First of all, one week is hardly enough to see Jerusalem, Israel, and the Holy Land, but it IS enough if that is all the time you have. I went to Israel for a conference (the TBEX Jerusalem conference for travel bloggers), and so my time was particularly short. Not only did I have just one week, but I had a 2-day conference smack in the middle of my week. Nevertheless, I managed to see the Old City of Jerusalem (including the Church of the Holy Seplecure, the Wailing Wall and the Via Dolorosa), the City of David, the Israeli Museum, Yad Vashem (the Holocaust museum and memorial), the Mahane Yehuda marketplace, Bethlehem, Jericho and Masada.

View of the Jerusalem Hills from the City of David

View of the Hills of Jerusalem

For anyone from the three major Abrahamic faiths, Jerusalem and Israel is a place of wonder and amazement. For me, as a life-long Christian, I could hardly believe that I was standing at and seeing the actual places from the Old and New Testament in the Bible. My emotions overwhelmed me several times; at the Wailing Wall while praying, at the Church of the Holy Sepulchre in the early morning during services and at the Unction Stone, at St. Annes while a youth group sang Amazing Grace, and at Bethlehem, both in the cave and when my guide sang Our Father in the language of Jesus. I was very glad to not be with a large tour group for my visit since my husband and I could visit these places at our own pace, pausing were our spiritual needs and desires led us.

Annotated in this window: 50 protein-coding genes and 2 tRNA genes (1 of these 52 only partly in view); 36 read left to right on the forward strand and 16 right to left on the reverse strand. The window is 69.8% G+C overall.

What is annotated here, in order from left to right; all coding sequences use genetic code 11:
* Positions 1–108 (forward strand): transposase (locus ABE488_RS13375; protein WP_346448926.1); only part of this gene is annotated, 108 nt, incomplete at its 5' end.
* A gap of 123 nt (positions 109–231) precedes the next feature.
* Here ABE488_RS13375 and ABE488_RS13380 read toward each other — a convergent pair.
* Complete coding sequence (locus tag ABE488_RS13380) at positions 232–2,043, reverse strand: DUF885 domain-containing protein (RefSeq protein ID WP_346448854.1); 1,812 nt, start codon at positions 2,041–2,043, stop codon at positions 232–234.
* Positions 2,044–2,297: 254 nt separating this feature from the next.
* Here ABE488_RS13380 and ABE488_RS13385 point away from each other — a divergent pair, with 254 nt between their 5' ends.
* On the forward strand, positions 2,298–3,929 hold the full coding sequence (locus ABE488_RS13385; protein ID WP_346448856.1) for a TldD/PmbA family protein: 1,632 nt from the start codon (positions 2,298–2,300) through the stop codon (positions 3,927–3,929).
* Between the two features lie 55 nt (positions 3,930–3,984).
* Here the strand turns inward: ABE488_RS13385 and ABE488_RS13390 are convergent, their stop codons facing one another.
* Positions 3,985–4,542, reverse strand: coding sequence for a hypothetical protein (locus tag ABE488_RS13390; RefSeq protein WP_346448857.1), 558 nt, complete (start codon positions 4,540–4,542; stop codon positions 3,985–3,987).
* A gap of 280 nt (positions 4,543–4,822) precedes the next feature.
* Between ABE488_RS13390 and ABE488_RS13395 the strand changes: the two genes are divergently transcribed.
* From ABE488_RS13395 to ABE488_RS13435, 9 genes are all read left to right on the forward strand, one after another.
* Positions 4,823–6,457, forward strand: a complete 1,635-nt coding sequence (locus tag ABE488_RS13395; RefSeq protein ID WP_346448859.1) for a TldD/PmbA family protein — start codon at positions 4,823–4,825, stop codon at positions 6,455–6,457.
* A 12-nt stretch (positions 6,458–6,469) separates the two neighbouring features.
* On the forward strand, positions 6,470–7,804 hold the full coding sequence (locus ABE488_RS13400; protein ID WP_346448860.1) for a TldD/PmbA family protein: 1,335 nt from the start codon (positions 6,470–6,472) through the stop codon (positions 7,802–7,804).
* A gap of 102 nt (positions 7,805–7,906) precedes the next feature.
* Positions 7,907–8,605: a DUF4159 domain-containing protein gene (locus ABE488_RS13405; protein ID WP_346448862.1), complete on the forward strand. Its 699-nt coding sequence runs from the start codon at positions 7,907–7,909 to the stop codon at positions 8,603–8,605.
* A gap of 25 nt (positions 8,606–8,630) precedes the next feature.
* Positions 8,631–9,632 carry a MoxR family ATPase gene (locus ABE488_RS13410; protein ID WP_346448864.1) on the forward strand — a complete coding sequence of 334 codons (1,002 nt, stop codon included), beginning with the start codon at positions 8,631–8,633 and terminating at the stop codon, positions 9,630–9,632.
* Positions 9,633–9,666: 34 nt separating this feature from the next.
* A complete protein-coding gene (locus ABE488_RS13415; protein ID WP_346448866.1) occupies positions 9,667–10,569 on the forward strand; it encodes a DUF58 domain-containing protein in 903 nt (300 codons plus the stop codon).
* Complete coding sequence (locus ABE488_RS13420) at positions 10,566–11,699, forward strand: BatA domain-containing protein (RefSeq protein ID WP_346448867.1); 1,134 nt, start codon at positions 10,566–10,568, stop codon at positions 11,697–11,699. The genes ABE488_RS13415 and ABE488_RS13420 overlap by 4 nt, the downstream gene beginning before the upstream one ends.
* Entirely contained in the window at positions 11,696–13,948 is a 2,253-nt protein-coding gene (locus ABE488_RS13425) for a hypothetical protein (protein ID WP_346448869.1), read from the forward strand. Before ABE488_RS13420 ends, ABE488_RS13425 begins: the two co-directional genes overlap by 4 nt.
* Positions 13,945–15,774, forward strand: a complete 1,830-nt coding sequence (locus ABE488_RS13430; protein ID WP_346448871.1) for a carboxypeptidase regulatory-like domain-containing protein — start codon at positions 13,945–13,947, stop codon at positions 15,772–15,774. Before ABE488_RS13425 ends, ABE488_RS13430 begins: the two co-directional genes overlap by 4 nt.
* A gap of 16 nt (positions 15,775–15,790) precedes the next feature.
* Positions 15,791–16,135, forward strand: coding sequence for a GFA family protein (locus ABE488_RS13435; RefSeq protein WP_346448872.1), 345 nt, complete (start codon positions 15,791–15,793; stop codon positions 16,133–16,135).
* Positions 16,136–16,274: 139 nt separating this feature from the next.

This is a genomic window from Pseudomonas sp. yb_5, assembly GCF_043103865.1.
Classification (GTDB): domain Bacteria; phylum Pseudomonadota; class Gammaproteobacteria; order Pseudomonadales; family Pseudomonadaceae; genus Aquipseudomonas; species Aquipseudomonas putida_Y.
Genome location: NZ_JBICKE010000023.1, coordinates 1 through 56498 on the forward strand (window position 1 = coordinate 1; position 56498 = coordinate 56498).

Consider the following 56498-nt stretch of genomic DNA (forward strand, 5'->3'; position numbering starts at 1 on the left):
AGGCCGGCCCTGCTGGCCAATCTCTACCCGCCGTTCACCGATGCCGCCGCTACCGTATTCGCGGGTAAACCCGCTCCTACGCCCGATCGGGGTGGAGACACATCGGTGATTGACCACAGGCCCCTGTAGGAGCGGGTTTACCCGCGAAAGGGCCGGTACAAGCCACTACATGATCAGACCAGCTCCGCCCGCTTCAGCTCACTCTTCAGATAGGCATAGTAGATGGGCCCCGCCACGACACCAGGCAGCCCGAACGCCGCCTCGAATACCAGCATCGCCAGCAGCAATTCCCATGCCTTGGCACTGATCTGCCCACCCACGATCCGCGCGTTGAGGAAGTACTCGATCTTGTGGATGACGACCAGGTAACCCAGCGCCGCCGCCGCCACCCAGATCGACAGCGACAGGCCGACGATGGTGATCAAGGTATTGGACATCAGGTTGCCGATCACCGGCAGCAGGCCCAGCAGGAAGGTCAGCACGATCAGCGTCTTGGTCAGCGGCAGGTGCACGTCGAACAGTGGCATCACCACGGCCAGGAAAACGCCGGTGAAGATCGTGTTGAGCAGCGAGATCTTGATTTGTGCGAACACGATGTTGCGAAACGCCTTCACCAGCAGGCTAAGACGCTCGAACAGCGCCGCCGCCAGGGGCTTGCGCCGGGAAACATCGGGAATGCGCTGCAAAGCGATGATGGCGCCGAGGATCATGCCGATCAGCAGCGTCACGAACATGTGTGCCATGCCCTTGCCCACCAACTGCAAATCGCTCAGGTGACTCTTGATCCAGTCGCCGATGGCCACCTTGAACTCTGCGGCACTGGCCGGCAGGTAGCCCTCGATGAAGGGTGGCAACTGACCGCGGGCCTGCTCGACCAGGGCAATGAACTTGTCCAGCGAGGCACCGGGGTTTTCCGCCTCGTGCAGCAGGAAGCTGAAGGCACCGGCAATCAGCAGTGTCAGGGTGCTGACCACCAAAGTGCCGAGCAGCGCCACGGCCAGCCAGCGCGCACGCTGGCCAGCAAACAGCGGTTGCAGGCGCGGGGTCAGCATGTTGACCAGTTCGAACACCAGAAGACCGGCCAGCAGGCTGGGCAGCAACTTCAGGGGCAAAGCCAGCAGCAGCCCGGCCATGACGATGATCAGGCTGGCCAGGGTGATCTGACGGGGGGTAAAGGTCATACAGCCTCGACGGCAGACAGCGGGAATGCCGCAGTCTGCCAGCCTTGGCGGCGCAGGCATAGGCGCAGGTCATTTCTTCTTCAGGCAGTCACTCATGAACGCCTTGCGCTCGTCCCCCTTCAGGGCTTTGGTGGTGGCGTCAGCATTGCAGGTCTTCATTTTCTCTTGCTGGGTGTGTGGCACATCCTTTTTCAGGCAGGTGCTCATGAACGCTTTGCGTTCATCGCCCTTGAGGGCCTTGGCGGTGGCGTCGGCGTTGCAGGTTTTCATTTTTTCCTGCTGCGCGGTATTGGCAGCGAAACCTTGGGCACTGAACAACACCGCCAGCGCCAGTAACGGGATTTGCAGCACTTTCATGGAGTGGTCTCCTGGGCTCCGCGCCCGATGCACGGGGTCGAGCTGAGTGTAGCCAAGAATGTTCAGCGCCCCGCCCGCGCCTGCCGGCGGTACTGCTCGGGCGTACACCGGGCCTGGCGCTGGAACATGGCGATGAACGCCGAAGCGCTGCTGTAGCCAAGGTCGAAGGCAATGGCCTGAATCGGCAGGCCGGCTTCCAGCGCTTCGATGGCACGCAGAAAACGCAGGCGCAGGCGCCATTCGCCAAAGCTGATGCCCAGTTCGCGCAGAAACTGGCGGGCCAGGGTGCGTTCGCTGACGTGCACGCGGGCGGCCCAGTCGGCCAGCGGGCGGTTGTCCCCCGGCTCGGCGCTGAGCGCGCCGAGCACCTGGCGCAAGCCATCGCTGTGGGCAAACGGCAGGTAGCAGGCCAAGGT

Besides the religious places we visited, we were also in awe and filled with wonder at several archeological sites–Masada, the City of David, Jericho and the Israeli Museum with its Dead Sea Scrolls, world’s oldest Bible and much more.

I’ll have separate articles and photos (many already on my Instagram with micro-blogging) on many of the places we visited, some guide services and short tours that we used, and our accommodations. Continue reading

Twisted into a Pretzel at 39,000 Feet, On My Way to Jerusalem!

On the way to SFO